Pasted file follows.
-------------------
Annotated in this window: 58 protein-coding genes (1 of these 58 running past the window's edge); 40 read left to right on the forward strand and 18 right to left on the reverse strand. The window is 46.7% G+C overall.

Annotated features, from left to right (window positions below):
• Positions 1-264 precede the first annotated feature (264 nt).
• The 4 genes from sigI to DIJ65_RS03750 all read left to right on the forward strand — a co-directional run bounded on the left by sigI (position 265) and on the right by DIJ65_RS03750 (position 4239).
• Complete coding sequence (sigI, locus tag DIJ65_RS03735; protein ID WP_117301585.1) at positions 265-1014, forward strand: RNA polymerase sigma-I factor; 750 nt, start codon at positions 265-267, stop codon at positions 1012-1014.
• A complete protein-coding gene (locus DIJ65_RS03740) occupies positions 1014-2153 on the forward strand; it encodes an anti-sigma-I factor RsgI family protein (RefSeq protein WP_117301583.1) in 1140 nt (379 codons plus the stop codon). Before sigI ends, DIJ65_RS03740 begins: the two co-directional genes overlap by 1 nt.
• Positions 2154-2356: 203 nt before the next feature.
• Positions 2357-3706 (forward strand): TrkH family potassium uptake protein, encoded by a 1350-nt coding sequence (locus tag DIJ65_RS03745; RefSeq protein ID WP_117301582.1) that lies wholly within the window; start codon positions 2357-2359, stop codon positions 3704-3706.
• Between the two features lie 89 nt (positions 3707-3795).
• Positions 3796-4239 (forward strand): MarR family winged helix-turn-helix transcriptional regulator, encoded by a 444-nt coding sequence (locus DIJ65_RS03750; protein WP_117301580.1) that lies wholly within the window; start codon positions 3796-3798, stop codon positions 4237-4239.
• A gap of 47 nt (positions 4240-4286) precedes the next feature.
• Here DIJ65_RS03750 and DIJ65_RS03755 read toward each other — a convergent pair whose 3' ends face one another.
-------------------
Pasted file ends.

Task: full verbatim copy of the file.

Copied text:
Annotated in this window: 58 protein-coding genes (1 of these 58 running past the window's edge); 40 read left to right on the forward strand and 18 right to left on the reverse strand. The window is 46.7% G+C overall.

Annotated features, from left to right (window positions below):
• Positions 1-264 precede the first annotated feature (264 nt).
• The 4 genes from sigI to DIJ65_RS03750 all read left to right on the forward strand — a co-directional run bounded on the left by sigI (position 265) and on the right by DIJ65_RS03750 (position 4239).
• Complete coding sequence (sigI, locus tag DIJ65_RS03735; protein ID WP_117301585.1) at positions 265-1014, forward strand: RNA polymerase sigma-I factor; 750 nt, start codon at positions 265-267, stop codon at positions 1012-1014.
• A complete protein-coding gene (locus DIJ65_RS03740) occupies positions 1014-2153 on the forward strand; it encodes an anti-sigma-I factor RsgI family protein (RefSeq protein WP_117301583.1) in 1140 nt (379 codons plus the stop codon). Before sigI ends, DIJ65_RS03740 begins: the two co-directional genes overlap by 1 nt.
• Positions 2154-2356: 203 nt before the next feature.
• Positions 2357-3706 (forward strand): TrkH family potassium uptake protein, encoded by a 1350-nt coding sequence (locus tag DIJ65_RS03745; RefSeq protein ID WP_117301582.1) that lies wholly within the window; start codon positions 2357-2359, stop codon positions 3704-3706.
• Between the two features lie 89 nt (positions 3707-3795).
• Positions 3796-4239 (forward strand): MarR family winged helix-turn-helix transcriptional regulator, encoded by a 444-nt coding sequence (locus DIJ65_RS03750; protein WP_117301580.1) that lies wholly within the window; start codon positions 3796-3798, stop codon positions 4237-4239.
• A gap of 47 nt (positions 4240-4286) precedes the next feature.
• Here DIJ65_RS03750 and DIJ65_RS03755 read toward each other — a convergent pair whose 3' ends face one another.